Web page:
“I’m coming with you.”

“Are you sure?” he asks. Looking directly into my watery eyes.


He carries her crate out the door I follow and lock up walking to the van.

“Are you driving? He asks, as I stand preoccupied at the driver’s door.

I walk round to the other side to slide into the seat and he places Cindy in her box on my lap. I cannot hold the tears in as I stick my fingers through the spaces to touch her nose.

At the Vets Alex asks, “Are you coming in?”

I just shake my head, unable to speak.

I wait in the van and wonder … honestly, I wait for him to bring her out still, unmoving in the box.

About twenty min and out he comes. The door opens and the box is presented to me. Her little eyes are wide open and she looks at me.

My heart leaps with joy and surprise and I open the end to put my whole hand in and cuddle her wee head.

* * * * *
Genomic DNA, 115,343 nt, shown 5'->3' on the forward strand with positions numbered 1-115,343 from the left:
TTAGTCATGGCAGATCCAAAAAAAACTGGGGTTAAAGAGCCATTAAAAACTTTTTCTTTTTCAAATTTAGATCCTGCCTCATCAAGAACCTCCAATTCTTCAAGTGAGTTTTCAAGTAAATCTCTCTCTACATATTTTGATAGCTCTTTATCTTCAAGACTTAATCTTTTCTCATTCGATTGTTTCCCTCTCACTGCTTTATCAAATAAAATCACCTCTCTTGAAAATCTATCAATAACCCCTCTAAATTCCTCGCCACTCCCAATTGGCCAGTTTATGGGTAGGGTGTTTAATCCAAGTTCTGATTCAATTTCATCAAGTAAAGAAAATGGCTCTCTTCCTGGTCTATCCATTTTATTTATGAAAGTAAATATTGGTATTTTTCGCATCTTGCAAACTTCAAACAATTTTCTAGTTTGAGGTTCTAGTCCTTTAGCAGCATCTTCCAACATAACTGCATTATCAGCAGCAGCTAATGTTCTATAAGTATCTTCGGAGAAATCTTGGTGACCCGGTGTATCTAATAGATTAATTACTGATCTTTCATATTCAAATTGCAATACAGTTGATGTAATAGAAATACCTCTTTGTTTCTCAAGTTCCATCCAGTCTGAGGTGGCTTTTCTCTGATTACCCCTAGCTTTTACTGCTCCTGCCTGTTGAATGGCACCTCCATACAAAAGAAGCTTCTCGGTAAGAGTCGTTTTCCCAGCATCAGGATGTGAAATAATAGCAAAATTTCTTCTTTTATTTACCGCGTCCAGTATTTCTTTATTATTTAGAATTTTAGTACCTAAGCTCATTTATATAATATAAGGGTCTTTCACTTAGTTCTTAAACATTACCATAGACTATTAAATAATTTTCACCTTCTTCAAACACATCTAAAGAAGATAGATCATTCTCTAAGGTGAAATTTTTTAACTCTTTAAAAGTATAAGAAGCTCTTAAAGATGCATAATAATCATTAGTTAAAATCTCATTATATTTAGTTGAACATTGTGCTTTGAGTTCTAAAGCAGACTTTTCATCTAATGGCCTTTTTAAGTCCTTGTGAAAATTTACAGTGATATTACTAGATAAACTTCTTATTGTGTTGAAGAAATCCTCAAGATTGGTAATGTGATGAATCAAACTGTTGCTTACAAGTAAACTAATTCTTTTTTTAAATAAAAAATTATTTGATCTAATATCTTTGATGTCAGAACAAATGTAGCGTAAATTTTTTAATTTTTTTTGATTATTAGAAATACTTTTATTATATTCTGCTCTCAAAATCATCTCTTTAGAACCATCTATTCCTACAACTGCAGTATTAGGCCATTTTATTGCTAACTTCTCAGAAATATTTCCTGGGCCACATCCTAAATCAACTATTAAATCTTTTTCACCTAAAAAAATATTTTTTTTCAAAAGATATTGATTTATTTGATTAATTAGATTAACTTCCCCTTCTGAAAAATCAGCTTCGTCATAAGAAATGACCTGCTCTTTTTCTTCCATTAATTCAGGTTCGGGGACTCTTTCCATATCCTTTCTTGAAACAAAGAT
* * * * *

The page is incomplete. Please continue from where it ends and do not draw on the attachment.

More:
Alex gets in the other side.

“We now have an Olympic cat!” She got two injections of anabolic steroids. The Vet said that should increase her strength and muscle mass and if it works she will be in a stronger position to fight. It’s actually cat cancer. If she shows some improvement by Friday we will know it can help and she will have an injection every week. If it doesn’t help… hum … he pauses, we will cross that bridge when and if we have to. She still has some fight left in her. She looked right at the Vet as if to say … do you know who I am? … I belong to them!!!” When she is ready to give up, I will know. She’s had that kind of life that creates a fighter. Captured off the street by the animal catchers. …Lived in the shelter for months …than came here

We arrive home and I place Cindy’s box on the landing. The door opens and she comes out. She’s here for a while longer.

Alex speaks, ”I know it is a roller coaster ride of emotions. We will just have to ride it.”

Three days and she hasn’t eaten anything, but she has been drinking. She has not used her litter box since she had the injection. We talked about her last night and this morning. Yesterday is the first day she has not been at the open door to greet us when we arrived home from work. She still purrs when we lay a hand on her head.